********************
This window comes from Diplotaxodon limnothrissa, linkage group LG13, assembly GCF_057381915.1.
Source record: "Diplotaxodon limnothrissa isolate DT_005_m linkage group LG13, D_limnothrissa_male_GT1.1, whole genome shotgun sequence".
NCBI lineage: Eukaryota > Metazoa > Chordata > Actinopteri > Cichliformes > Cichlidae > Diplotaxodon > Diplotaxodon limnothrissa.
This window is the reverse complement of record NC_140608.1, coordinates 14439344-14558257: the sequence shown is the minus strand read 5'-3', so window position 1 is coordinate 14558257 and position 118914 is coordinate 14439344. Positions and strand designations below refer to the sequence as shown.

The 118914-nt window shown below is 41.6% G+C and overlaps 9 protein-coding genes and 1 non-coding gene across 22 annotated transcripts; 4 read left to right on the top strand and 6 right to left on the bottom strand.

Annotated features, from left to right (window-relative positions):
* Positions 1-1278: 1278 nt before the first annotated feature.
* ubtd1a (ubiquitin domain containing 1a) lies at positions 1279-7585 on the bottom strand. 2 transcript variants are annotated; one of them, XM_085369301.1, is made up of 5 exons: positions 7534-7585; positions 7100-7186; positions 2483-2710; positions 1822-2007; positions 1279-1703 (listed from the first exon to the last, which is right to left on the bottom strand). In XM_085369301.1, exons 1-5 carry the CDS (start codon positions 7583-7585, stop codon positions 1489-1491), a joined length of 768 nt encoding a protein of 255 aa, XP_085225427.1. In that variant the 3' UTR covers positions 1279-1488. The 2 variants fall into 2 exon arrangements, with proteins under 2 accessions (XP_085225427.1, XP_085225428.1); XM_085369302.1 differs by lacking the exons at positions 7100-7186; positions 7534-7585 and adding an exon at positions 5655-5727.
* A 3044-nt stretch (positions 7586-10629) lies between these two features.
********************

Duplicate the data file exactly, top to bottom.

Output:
This window comes from Diplotaxodon limnothrissa, linkage group LG13, assembly GCF_057381915.1.
Source record: "Diplotaxodon limnothrissa isolate DT_005_m linkage group LG13, D_limnothrissa_male_GT1.1, whole genome shotgun sequence".
NCBI lineage: Eukaryota > Metazoa > Chordata > Actinopteri > Cichliformes > Cichlidae > Diplotaxodon > Diplotaxodon limnothrissa.
This window is the reverse complement of record NC_140608.1, coordinates 14439344-14558257: the sequence shown is the minus strand read 5'-3', so window position 1 is coordinate 14558257 and position 118914 is coordinate 14439344. Positions and strand designations below refer to the sequence as shown.

The 118914-nt window shown below is 41.6% G+C and overlaps 9 protein-coding genes and 1 non-coding gene across 22 annotated transcripts; 4 read left to right on the top strand and 6 right to left on the bottom strand.

Annotated features, from left to right (window-relative positions):
* Positions 1-1278: 1278 nt before the first annotated feature.
* ubtd1a (ubiquitin domain containing 1a) lies at positions 1279-7585 on the bottom strand. 2 transcript variants are annotated; one of them, XM_085369301.1, is made up of 5 exons: positions 7534-7585; positions 7100-7186; positions 2483-2710; positions 1822-2007; positions 1279-1703 (listed from the first exon to the last, which is right to left on the bottom strand). In XM_085369301.1, exons 1-5 carry the CDS (start codon positions 7583-7585, stop codon positions 1489-1491), a joined length of 768 nt encoding a protein of 255 aa, XP_085225427.1. In that variant the 3' UTR covers positions 1279-1488. The 2 variants fall into 2 exon arrangements, with proteins under 2 accessions (XP_085225427.1, XP_085225428.1); XM_085369302.1 differs by lacking the exons at positions 7100-7186; positions 7534-7585 and adding an exon at positions 5655-5727.
* A 3044-nt stretch (positions 7586-10629) lies between these two features.